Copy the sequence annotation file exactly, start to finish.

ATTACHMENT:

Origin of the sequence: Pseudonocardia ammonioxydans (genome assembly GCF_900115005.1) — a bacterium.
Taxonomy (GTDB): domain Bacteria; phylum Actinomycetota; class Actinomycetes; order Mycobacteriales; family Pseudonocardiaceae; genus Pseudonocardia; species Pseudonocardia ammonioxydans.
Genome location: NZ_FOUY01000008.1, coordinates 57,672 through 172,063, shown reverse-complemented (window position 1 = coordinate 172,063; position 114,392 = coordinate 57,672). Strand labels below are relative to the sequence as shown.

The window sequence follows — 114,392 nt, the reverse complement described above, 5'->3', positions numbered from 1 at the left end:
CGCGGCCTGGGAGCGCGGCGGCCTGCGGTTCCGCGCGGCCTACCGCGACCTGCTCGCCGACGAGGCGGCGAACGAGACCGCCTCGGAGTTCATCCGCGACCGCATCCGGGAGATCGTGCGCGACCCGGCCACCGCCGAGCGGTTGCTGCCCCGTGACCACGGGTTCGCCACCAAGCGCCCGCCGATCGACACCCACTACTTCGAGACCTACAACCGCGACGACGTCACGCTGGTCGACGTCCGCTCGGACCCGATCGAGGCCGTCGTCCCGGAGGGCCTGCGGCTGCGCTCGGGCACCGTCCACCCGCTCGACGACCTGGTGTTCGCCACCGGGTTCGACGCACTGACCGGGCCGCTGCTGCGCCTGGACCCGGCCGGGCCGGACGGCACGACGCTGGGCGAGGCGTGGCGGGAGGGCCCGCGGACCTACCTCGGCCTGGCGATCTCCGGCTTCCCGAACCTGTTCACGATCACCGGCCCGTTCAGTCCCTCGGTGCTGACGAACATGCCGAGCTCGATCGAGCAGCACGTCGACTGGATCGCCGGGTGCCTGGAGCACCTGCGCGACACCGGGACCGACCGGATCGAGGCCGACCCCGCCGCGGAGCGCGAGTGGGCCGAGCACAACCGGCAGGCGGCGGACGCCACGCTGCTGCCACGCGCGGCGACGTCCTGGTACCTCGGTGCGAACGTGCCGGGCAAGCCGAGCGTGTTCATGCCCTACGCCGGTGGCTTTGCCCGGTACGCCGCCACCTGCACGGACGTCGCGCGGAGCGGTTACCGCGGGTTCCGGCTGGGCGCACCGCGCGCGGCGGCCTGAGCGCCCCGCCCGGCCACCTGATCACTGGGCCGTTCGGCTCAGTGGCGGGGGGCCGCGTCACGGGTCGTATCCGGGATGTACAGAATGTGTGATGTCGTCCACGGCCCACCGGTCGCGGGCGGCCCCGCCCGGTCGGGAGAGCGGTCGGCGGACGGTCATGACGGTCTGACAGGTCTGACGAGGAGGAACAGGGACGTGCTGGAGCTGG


Origin of the sequence: Pseudonocardia ammonioxydans (genome assembly GCF_900115005.1) — a bacterium.
Taxonomy (GTDB): domain Bacteria; phylum Actinomycetota; class Actinomycetes; order Mycobacteriales; family Pseudonocardiaceae; genus Pseudonocardia; species Pseudonocardia ammonioxydans.
Genome location: NZ_FOUY01000008.1, coordinates 57,672 through 172,063, shown reverse-complemented (window position 1 = coordinate 172,063; position 114,392 = coordinate 57,672). Strand labels below are relative to the sequence as shown.

The window sequence follows — 114,392 nt, the reverse complement described above, 5'->3', positions numbered from 1 at the left end:
CGCGGCCTGGGAGCGCGGCGGCCTGCGGTTCCGCGCGGCCTACCGCGACCTGCTCGCCGACGAGGCGGCGAACGAGACCGCCTCGGAGTTCATCCGCGACCGCATCCGGGAGATCGTGCGCGACCCGGCCACCGCCGAGCGGTTGCTGCCCCGTGACCACGGGTTCGCCACCAAGCGCCCGCCGATCGACACCCACTACTTCGAGACCTACAACCGCGACGACGTCACGCTGGTCGACGTCCGCTCGGACCCGATCGAGGCCGTCGTCCCGGAGGGCCTGCGGCTGCGCTCGGGCACCGTCCACCCGCTCGACGACCTGGTGTTCGCCACCGGGTTCGACGCACTGACCGGGCCGCTGCTGCGCCTGGACCCGGCCGGGCCGGACGGCACGACGCTGGGCGAGGCGTGGCGGGAGGGCCCGCGGACCTACCTCGGCCTGGCGATCTCCGGCTTCCCGAACCTGTTCACGATCACCGGCCCGTTCAGTCCCTCGGTGCTGACGAACATGCCGAGCTCGATCGAGCAGCACGTCGACTGGATCGCCGGGTGCCTGGAGCACCTGCGCGACACCGGGACCGACCGGATCGAGGCCGACCCCGCCGCGGAGCGCGAGTGGGCCGAGCACAACCGGCAGGCGGCGGACGCCACGCTGCTGCCACGCGCGGCGACGTCCTGGTACCTCGGTGCGAACGTGCCGGGCAAGCCGAGCGTGTTCATGCCCTACGCCGGTGGCTTTGCCCGGTACGCCGCCACCTGCACGGACGTCGCGCGGAGCGGTTACCGCGGGTTCCGGCTGGGCGCACCGCGCGCGGCGGCCTGAGCGCCCCGCCCGGCCACCTGATCACTGGGCCGTTCGGCTCAGTGGCGGGGGGCCGCGTCACGGGTCGTATCCGGGATGTACAGAATGTGTGATGTCGTCCACGGCCCACCGGTCGCGGGCGGCCCCGCCCGGTCGGGAGAGCGGTCGGCGGACGGTCATGACGGTCTGACAGGTCTGACGAGGAGGAACAGGGACGTGCTGGAGCTGG